skip to main content
OSTI.GOV title logo U.S. Department of Energy
Office of Scientific and Technical Information

Title: Chemical Warfare Agent Degradation and Decontamination

Abstract

The decontamination of chemical warfare agents (CWA) from structures, environmental media, and even personnel has become an area of particular interest in recent years due to increased homeland security concerns. In addition to terrorist attacks, scenarios such as accidental releases of CWA from U.S. stockpile sites or from historic, buried munitions are also subjects for response planning. To facilitate rapid identification of practical and effective decontamination approaches, this paper reviews pathways of CWA degradation by natural means as well as those resulting from deliberately applied solutions and technologies; these pathways and technologies are compared and contrasted. We then review various technologies, both traditional and recent, with some emphasis on decontamination materials used for surfaces that are difficult to clean. Discussion is limited to the major threat CWA, namely sulfur mustard (HD, bis(2-chloroethyl)sulfide), VX (O-ethyl S-(2-diisopropylaminoethyl) methylphosphonothioate), and the G-series nerve agents. The principal G-agents are GA (tabun, ethyl N,N-dimethylphosphoramidocyanidate), GB (sarin, isopropyl methylphosphonofluoridate), and GD (soman, pinacolyl methylphosphonofluoridate). The chemical decontamination pathways of each agent are outlined, with some discussion of intermediate and final degradation product toxicity. In all cases, and regardless of the CWA degradation pathway chosen for decontamination, it will be necessary to collect and analyze pertinent environmentalmore » samples during the treatment phase to confirm attainment of clearance levels.« less

Authors:
 [1];  [1];  [2];  [1];  [3]
  1. ORNL
  2. U.S. Environmental Protection Agency
  3. U.S. Army Environmental Center
Publication Date:
Research Org.:
Oak Ridge National Lab. (ORNL), Oak Ridge, TN (United States)
Sponsoring Org.:
Work for Others (WFO)
OSTI Identifier:
931605
DOE Contract Number:  
DE-AC05-00OR22725
Resource Type:
Journal Article
Resource Relation:
Journal Name: Current Organic Chemistry; Journal Volume: 11; Journal Issue: 3
Country of Publication:
United States
Language:
English
Subject:
45 MILITARY TECHNOLOGY, WEAPONRY, AND NATIONAL DEFENSE; BRASSICA; CHEMICAL WARFARE AGENTS; CLEARANCE; DECONTAMINATION; MILITARY EQUIPMENT; NERVES; PERSONNEL; PLANNING; SECURITY; STOCKPILES; SULFUR; TOXICITY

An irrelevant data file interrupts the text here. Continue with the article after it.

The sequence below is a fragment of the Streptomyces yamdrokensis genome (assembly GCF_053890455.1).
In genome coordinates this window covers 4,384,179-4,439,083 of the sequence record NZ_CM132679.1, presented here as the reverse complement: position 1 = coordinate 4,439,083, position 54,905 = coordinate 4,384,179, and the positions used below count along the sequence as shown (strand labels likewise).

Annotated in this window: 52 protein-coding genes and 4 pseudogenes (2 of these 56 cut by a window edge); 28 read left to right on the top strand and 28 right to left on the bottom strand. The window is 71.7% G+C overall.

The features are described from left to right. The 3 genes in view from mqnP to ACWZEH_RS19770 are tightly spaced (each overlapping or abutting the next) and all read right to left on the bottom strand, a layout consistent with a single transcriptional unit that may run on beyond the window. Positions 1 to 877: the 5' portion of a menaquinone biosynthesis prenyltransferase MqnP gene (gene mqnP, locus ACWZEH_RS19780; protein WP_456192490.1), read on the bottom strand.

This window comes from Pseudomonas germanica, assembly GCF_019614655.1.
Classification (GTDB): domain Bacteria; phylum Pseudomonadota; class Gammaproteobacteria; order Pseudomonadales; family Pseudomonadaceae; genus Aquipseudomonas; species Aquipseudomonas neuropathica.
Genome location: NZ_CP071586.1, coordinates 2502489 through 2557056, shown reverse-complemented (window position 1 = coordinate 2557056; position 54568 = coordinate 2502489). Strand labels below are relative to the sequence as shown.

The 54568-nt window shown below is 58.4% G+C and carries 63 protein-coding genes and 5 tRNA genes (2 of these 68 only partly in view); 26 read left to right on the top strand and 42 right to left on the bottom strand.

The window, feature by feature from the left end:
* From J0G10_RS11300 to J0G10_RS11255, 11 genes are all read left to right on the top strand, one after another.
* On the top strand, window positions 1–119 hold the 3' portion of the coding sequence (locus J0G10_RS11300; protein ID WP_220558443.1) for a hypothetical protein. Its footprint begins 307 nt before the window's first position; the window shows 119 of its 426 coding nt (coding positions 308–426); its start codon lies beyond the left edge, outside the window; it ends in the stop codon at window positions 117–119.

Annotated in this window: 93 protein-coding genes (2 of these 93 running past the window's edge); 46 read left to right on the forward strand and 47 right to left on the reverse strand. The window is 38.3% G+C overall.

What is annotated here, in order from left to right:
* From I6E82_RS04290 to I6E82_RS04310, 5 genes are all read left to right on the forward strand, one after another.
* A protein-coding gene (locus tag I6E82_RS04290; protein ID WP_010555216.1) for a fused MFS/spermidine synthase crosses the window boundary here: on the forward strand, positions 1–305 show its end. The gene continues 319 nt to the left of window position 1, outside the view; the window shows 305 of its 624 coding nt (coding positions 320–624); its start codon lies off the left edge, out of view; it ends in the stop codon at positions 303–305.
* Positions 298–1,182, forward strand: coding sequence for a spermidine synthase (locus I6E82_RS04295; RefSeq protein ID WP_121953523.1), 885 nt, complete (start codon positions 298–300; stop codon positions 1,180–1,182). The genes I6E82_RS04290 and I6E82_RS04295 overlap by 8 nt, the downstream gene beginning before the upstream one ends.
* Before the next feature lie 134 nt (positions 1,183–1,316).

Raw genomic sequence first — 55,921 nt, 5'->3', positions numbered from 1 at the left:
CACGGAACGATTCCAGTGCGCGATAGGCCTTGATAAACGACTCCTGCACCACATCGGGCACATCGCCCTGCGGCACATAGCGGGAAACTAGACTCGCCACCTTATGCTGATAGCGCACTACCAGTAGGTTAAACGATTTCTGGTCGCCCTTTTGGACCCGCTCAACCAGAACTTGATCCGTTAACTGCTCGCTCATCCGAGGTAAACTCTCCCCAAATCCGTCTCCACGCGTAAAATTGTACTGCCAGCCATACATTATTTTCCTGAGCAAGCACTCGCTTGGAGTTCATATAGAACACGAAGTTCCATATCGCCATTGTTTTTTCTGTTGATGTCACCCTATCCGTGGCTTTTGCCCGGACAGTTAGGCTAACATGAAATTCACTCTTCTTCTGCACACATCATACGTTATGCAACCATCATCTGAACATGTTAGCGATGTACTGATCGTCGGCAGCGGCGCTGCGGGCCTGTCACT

Citation Formats

Talmage, Sylvia Smith, Watson, Annetta Paule, Hauschild, Veronique, Munro, Nancy B, and King, J. Chemical Warfare Agent Degradation and Decontamination. United States: N. p., 2007. Web. doi:10.2174/138527207779940892.
Talmage, Sylvia Smith, Watson, Annetta Paule, Hauschild, Veronique, Munro, Nancy B, & King, J. Chemical Warfare Agent Degradation and Decontamination. United States. doi:10.2174/138527207779940892.
Talmage, Sylvia Smith, Watson, Annetta Paule, Hauschild, Veronique, Munro, Nancy B, and King, J. Thu . "Chemical Warfare Agent Degradation and Decontamination". United States. doi:10.2174/138527207779940892.
@article{osti_931605,
title = {Chemical Warfare Agent Degradation and Decontamination},
author = {Talmage, Sylvia Smith and Watson, Annetta Paule and Hauschild, Veronique and Munro, Nancy B and King, J.},
abstractNote = {The decontamination of chemical warfare agents (CWA) from structures, environmental media, and even personnel has become an area of particular interest in recent years due to increased homeland security concerns. In addition to terrorist attacks, scenarios such as accidental releases of CWA from U.S. stockpile sites or from historic, buried munitions are also subjects for response planning. To facilitate rapid identification of practical and effective decontamination approaches, this paper reviews pathways of CWA degradation by natural means as well as those resulting from deliberately applied solutions and technologies; these pathways and technologies are compared and contrasted. We then review various technologies, both traditional and recent, with some emphasis on decontamination materials used for surfaces that are difficult to clean. Discussion is limited to the major threat CWA, namely sulfur mustard (HD, bis(2-chloroethyl)sulfide), VX (O-ethyl S-(2-diisopropylaminoethyl) methylphosphonothioate), and the G-series nerve agents. The principal G-agents are GA (tabun, ethyl N,N-dimethylphosphoramidocyanidate), GB (sarin, isopropyl methylphosphonofluoridate), and GD (soman, pinacolyl methylphosphonofluoridate). The chemical decontamination pathways of each agent are outlined, with some discussion of intermediate and final degradation product toxicity. In all cases, and regardless of the CWA degradation pathway chosen for decontamination, it will be necessary to collect and analyze pertinent environmental samples during the treatment phase to confirm attainment of clearance levels.},
doi = {10.2174/138527207779940892},
journal = {Current Organic Chemistry},
number = 3,
volume = 11,
place = {United States},
year = {Thu Feb 01 00:00:00 EST 2007},
month = {Thu Feb 01 00:00:00 EST 2007}
}